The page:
"Don't take it personally. He won't talk to me either. I know a little about what happened but he won't go into any details and I learned a while ago not to ask." Sofia still remembered that day. It had been shortly after Jim had been released and she'd asked what she thought was a simple question about the shooting. His mood shifted faster than a formula one driver. She knew part of it was a combination of pain and pain meds but she wasn't going to risk a repeat performance. If and when he was ready to talk about it, he would.
"When will they let him go back to work?"
"That hasn't been decided yet. He'll have to pass the physical fitness tests and re-qualify with his weapon before the sheriff will ever re-instate him. Right now he can't do either."
"I can imagine how frustrating it has to be for him."
"It is but I think the worst part is the boredom. He's been going stir crazy the last few weeks."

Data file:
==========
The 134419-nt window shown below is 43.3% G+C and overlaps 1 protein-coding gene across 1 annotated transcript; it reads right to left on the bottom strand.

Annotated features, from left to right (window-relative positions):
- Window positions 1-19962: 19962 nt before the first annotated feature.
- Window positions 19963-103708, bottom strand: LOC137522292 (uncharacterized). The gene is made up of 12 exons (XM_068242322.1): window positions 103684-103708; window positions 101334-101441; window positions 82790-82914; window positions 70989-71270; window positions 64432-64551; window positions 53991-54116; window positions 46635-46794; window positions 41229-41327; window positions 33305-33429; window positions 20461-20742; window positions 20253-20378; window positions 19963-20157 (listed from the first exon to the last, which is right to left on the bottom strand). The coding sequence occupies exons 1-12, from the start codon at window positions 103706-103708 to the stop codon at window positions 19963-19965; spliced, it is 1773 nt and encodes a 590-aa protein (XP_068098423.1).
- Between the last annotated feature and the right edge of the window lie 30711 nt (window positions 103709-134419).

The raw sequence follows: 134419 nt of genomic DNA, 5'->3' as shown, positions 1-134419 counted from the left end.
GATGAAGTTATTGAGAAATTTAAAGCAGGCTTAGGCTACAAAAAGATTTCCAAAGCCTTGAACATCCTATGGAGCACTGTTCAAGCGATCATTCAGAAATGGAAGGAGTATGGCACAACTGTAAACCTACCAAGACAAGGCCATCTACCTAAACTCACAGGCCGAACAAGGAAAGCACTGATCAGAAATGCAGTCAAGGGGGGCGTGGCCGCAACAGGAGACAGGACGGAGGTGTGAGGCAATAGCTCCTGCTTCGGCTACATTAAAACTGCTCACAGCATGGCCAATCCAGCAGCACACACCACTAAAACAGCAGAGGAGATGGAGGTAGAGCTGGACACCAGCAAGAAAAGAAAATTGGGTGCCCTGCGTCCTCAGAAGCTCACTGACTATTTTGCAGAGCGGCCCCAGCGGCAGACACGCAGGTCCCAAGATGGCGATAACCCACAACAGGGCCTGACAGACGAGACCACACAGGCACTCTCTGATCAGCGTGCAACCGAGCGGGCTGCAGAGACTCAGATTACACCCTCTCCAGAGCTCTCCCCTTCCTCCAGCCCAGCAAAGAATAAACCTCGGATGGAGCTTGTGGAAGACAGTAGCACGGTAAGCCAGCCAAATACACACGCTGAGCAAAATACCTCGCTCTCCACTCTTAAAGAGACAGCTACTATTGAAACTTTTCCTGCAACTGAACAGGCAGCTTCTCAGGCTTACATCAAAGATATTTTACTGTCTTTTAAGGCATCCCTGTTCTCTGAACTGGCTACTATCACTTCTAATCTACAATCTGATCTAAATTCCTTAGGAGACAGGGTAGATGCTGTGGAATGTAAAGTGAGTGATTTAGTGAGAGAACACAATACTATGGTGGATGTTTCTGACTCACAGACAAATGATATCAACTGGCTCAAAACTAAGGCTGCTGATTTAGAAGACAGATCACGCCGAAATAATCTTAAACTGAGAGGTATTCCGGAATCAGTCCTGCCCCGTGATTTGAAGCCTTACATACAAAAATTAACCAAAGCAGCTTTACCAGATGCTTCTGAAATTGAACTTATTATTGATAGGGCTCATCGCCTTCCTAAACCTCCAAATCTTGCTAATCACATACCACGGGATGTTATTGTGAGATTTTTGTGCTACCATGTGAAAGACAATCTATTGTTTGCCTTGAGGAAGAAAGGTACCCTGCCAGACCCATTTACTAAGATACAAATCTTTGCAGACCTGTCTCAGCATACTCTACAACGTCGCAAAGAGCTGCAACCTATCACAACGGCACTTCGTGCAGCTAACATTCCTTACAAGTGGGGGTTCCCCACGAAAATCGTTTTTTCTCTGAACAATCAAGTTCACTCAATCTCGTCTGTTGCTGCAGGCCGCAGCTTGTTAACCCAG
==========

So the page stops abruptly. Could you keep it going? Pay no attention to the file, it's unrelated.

"I thought he might be. That's why I asked him to come out here. How about Ellie? Did she show up?"
Sofia frowned. "Yes she showed up. She seemed more concerned about his pension than she was about him."
"Yeah, she's a sweetheart. I don't know why Jim supports her the way he does."
"She is his daughter."
"Yeah, well…" Mitch caught himself before he said more than he should. Shaking his empty bottle, he said, "I'm getting a refill. You need another?"
She held up her nearly full bottle. "No, I'm good."
Mitch returned a minute later. "Two's my limit, just so you don't get the idea I'm some sort of lush." He sat back down in his chair, settling into the well-indented cushion. "Mind if I ask you a question?"
Sofia took a long swig of her beer, mostly as a delay tactic. Although she felt comfortable around both Mitch and Carol now, it felt a little awkward talking to Jim's friend without Jim present.
"Are you serious about him?"